Chapter 11 Endocrine Receptors on Lymphocytes: Integration of Endocrine and Immune Systems
II. Hormones and Neurotransmitters
IV. Integration of Endocrine and Immune Systems with Emphasis on the Large Granular Lymphocytes
- No. of pages:
- © Academic Press 1986
- 28th October 1986
- Academic Press
- eBook ISBN:
P. Michael Conn is the Senior Vice President for Research and Associate Provost, Texas Tech Health Sciences Center. He is The Robert C. Kimbrough, Professor of Internal Medicine and Cell Biology/Biochemistry. He was previously Director of Research Advocacy and Professor of Physiology and Pharmacology, Cell Biology and Development and Obstetrics and Gynecology at Oregon Health and Science University and Senior Scientist of the Oregon National Primate Research Center (ONPRC). He served for twelve years as Special Assistant to the President and Associate Director of the ONPRC. After receiving a B.S. degree and teaching certification from the University of Michigan (1971), a M.S. from North Carolina State University (1973), and a Ph.D. degree from Baylor College of Medicine (1976), Conn did a fellowship at the NIH, then joined the faculty in the Department of Pharmacology, Duke University Medical Center where he was promoted to Associate Professor in 1982. In 1984, he became Professor and Head of Pharmacology at the University of Iowa College of Medicine, a position he held for eleven years. Conn is known for his research in the area of the cellular and molecular basis of action of gonadotropin releasing hormone action in the pituitary and therapeutic approaches that restore misfolded proteins to function. His work has led to drugs that have benefitted humans and animals. Most recently, he has identified a new class of drugs, pharmacoperones, which act by regulating the intracellular trafficking of receptors, enzymes and ion channels. He has authored or co-authored over 350 publications in this area and written or edited over 200 books, including texts in neurosciences, molecular biology and endocrinology. Conn has served as the editor of many professional journals and book series (Endocrinology, Journal of Clinical Endocrinology and Metabolism, Endocrine, Methods, Progress in Molecular Biology and Translational Science and Contemporary Endocrinology). Conn served on the National Board of Medical Examiners, including two years as chairman of the reproduction and endocrinology committee. The work of his laboratory has been recognized with a MERIT award from the NIH, the J.J. Abel Award of the American Society for Pharmacology and Experimental Therapeutics, the Weitzman, Oppenheimer and Ingbar Awards of the Endocrine Society, the National Science Medal of Mexico (the Miguel Aleman Prize) and the Stevenson Award of Canada. He is the recipient of the Oregon State Award for Discovery, the Media Award of the American College of Neuropsychopharmacology and was named a distinguished Alumnus of Baylor College of Medicine in 2012. Conn is a previous member of Council for the American Society for Cell Biology and the Endocrine Society and is a prior President of the Endocrine Society, during which time he founded the Hormone Foundation and worked with political leadership to heighten the public’s awareness of diabetes. Conn’s students and fellows have gone on to become leaders in industry and academia. He is an elected member of the Mexican Institute of Medicine and a fellow of the American Association for the Advancement of Science. He is the co-author of The Animal Research War (2008) and many articles for the public and academic community on the value of animal research and the dangers posed by animal extremism. His op/eds have appeared in The Washington Post, The LA Times, The Wall Street Journal, the Des Moines Register, and elsewhere. Conn consults with organizations that are influenced by animal extremism and with universities and companies facing challenges from these groups.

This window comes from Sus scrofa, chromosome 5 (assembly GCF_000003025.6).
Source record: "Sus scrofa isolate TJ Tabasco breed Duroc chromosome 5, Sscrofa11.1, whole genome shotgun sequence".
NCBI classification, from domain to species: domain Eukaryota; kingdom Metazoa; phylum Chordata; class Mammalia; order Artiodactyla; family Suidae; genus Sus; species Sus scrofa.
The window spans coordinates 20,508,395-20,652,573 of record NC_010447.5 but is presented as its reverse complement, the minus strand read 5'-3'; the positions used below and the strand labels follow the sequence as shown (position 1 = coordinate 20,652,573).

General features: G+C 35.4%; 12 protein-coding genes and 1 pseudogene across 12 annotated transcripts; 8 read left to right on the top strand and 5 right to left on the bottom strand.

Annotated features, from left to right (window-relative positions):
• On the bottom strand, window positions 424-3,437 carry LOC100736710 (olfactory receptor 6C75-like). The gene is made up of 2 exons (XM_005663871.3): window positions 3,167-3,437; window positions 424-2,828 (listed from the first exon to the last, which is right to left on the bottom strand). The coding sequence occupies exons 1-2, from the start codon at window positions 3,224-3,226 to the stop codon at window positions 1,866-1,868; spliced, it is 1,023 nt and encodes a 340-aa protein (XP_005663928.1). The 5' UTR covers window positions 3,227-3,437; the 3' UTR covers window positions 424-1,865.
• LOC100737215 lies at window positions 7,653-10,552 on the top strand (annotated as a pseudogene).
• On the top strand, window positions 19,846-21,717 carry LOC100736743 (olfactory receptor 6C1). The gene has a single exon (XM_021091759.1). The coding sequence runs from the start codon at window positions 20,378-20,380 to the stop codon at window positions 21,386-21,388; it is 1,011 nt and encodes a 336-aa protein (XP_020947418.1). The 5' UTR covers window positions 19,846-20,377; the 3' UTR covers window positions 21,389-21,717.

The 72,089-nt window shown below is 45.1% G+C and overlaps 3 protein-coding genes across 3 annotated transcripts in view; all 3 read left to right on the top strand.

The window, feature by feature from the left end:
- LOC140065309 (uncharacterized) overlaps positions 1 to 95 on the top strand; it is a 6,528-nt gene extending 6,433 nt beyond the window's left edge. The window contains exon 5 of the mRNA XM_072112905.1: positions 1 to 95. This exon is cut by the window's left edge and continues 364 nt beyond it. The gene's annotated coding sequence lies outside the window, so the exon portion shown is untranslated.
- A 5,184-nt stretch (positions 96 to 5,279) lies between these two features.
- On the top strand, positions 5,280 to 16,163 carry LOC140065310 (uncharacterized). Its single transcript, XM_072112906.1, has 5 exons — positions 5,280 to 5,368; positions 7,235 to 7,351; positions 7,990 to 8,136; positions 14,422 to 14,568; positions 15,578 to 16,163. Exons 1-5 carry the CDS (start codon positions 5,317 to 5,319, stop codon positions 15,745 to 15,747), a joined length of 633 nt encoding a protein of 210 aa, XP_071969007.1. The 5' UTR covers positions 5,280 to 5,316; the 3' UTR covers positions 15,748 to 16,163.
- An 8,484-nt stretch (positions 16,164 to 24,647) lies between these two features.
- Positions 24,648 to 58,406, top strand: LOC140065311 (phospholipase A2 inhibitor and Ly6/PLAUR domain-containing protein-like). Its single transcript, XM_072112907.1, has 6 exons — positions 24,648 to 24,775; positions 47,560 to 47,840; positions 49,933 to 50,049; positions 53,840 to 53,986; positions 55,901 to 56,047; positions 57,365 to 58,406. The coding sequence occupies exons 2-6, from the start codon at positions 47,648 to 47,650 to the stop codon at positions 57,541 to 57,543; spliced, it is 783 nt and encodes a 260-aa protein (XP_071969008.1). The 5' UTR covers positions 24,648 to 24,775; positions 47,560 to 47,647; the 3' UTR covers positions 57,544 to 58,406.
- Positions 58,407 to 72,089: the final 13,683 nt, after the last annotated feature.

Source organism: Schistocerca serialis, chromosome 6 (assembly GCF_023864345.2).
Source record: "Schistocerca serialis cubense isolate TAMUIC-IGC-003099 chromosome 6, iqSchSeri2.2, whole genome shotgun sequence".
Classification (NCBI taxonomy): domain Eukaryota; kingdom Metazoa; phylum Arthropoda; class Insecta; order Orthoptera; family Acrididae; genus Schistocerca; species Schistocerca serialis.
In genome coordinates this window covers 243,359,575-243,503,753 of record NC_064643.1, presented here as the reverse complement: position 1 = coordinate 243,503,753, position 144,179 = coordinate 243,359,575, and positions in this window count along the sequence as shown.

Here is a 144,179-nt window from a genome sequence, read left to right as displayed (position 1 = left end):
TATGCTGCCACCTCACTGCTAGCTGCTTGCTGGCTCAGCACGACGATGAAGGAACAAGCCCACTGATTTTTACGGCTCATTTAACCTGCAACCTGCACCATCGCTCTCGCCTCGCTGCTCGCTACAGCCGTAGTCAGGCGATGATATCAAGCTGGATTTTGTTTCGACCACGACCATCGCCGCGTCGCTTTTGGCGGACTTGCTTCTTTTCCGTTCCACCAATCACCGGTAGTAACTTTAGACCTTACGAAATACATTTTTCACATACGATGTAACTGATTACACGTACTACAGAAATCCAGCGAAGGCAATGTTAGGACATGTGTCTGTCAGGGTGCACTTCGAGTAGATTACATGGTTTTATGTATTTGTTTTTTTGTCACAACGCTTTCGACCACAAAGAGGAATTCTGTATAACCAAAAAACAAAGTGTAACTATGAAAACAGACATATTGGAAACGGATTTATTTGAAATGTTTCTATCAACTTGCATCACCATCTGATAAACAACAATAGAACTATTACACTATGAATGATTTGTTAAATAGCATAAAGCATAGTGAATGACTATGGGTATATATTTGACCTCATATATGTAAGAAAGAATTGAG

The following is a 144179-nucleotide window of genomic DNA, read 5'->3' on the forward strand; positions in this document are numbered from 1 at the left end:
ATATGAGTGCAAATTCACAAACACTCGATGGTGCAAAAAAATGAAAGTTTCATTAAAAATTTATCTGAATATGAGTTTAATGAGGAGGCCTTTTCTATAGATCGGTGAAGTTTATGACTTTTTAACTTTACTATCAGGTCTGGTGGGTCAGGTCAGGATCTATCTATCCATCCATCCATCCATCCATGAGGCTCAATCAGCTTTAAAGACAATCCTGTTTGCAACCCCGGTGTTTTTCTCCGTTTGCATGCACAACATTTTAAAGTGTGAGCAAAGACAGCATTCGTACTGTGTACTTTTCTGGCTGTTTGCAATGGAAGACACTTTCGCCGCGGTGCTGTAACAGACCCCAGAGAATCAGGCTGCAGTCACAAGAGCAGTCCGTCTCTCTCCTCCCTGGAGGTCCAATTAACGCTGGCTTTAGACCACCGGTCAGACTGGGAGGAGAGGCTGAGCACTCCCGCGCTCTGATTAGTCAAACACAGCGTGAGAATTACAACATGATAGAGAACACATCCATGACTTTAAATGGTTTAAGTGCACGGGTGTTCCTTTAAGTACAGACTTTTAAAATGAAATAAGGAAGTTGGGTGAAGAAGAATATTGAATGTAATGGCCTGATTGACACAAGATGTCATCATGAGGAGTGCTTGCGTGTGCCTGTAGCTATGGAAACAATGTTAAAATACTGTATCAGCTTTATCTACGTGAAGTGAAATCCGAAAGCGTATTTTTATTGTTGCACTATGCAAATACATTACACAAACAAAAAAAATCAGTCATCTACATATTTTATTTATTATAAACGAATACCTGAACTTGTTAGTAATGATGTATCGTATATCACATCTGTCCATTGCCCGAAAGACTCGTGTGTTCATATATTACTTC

Texas Tech University Health Sciences Center, Lubbock, USA